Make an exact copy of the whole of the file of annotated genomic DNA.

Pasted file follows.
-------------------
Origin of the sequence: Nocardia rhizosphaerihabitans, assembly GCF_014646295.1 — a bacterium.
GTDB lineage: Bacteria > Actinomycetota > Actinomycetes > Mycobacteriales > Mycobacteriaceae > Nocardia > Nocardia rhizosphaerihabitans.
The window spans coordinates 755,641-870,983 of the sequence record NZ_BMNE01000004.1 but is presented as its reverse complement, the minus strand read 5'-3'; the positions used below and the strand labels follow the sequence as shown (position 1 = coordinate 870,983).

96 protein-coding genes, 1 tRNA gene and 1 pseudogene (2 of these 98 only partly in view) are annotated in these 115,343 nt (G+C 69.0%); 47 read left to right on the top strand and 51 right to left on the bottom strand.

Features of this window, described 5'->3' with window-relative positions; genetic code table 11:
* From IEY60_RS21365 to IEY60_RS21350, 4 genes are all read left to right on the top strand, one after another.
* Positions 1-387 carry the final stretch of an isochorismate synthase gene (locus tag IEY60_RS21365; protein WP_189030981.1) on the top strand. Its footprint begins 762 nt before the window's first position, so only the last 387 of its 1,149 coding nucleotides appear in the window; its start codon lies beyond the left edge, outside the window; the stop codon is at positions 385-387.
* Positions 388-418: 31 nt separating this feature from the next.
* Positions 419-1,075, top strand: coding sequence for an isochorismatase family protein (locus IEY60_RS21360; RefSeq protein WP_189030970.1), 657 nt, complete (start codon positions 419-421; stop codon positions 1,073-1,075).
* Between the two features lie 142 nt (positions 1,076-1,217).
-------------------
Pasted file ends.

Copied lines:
Origin of the sequence: Nocardia rhizosphaerihabitans, assembly GCF_014646295.1 — a bacterium.
GTDB lineage: Bacteria > Actinomycetota > Actinomycetes > Mycobacteriales > Mycobacteriaceae > Nocardia > Nocardia rhizosphaerihabitans.
The window spans coordinates 755,641-870,983 of the sequence record NZ_BMNE01000004.1 but is presented as its reverse complement, the minus strand read 5'-3'; the positions used below and the strand labels follow the sequence as shown (position 1 = coordinate 870,983).

96 protein-coding genes, 1 tRNA gene and 1 pseudogene (2 of these 98 only partly in view) are annotated in these 115,343 nt (G+C 69.0%); 47 read left to right on the top strand and 51 right to left on the bottom strand.

Features of this window, described 5'->3' with window-relative positions; genetic code table 11:
* From IEY60_RS21365 to IEY60_RS21350, 4 genes are all read left to right on the top strand, one after another.
* Positions 1-387 carry the final stretch of an isochorismate synthase gene (locus tag IEY60_RS21365; protein WP_189030981.1) on the top strand. Its footprint begins 762 nt before the window's first position, so only the last 387 of its 1,149 coding nucleotides appear in the window; its start codon lies beyond the left edge, outside the window; the stop codon is at positions 385-387.
* Positions 388-418: 31 nt separating this feature from the next.
* Positions 419-1,075, top strand: coding sequence for an isochorismatase family protein (locus IEY60_RS21360; RefSeq protein WP_189030970.1), 657 nt, complete (start codon positions 419-421; stop codon positions 1,073-1,075).
* Between the two features lie 142 nt (positions 1,076-1,217).